“Startling and astringently poetic.” —The New York Times
A literary discovery: an extraordinary account, in the tradition of The House on Mango Street and Angela’s Ashes, of a Colombian woman’s harrowing childhood
This astonishing memoir was hailed as an instant classic when first published in Colombia in 2012, nearly a decade after the death of its author, who was encouraged in her writing by Gabriel García Márquez. Comprised of letters written over the course of thirty years, and translated and introduced by acclaimed writer Daniel Alarcón, it describes in vivid, painterly detail the remarkable courage and limitless imagination of a young girl growing up with nothing.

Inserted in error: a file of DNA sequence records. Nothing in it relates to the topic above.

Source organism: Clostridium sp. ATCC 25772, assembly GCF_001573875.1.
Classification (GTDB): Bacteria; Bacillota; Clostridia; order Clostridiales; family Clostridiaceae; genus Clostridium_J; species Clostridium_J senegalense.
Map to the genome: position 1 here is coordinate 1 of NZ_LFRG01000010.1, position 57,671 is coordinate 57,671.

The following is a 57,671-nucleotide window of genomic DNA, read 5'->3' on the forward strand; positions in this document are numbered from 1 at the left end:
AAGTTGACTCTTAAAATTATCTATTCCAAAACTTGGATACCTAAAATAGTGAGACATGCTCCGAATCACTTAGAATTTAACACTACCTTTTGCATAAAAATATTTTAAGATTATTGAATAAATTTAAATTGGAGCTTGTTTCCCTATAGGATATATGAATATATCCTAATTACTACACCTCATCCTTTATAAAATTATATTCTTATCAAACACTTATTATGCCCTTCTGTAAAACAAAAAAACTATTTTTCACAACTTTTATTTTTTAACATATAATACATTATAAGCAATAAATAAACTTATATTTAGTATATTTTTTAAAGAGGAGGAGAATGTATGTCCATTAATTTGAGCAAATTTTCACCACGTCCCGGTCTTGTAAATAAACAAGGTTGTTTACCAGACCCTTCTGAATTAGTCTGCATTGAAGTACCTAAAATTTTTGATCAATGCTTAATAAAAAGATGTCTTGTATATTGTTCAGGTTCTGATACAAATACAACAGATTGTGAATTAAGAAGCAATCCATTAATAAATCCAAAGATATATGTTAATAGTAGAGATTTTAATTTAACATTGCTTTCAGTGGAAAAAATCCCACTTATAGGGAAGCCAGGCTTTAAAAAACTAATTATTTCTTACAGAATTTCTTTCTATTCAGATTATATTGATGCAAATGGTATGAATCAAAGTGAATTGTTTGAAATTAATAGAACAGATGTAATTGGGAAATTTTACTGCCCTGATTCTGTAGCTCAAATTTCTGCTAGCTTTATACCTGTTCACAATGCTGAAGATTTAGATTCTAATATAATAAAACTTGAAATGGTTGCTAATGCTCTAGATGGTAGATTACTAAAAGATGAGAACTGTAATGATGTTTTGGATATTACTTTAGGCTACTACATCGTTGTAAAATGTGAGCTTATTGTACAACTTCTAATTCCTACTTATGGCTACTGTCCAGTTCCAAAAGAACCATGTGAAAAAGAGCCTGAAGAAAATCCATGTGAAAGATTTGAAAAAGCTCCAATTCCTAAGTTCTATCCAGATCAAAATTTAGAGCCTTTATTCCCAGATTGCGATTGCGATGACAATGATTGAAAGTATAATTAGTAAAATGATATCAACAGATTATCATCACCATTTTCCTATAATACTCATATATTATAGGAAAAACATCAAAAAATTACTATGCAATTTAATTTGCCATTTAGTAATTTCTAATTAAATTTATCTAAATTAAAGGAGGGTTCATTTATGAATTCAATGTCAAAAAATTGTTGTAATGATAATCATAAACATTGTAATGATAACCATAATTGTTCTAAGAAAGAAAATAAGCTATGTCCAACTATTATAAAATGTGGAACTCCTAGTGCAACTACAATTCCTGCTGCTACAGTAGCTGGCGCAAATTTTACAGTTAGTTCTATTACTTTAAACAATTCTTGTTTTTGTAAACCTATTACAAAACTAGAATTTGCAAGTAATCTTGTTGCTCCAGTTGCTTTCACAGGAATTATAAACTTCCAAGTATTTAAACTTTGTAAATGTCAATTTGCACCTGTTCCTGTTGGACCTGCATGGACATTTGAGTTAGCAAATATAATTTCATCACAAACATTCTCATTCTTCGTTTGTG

Emma Reyes was an illegitimate child, raised in a windowless room in Bogotá with no water or toilet and only ingenuity to keep her and her sister alive. Abandoned by their mother, she and her sister moved to a Catholic convent housing 150 orphan girls, where they washed pots, ironed and mended laundry, scrubbed floors, cleaned bathrooms, sewed garments and decorative cloths for the nuns—and lived in fear of the Devil. Illiterate and knowing nothing of the outside world, Emma escaped at age nineteen, eventually establishing a career as an artist and befriending the likes of Frida Kahlo and Diego Rivera as well as European artists and intellectuals. The portrait of her childhood that emerges from this clear-eyed account inspires awe at the stunning early life of a gifted writer whose talent remained hidden for far too long.
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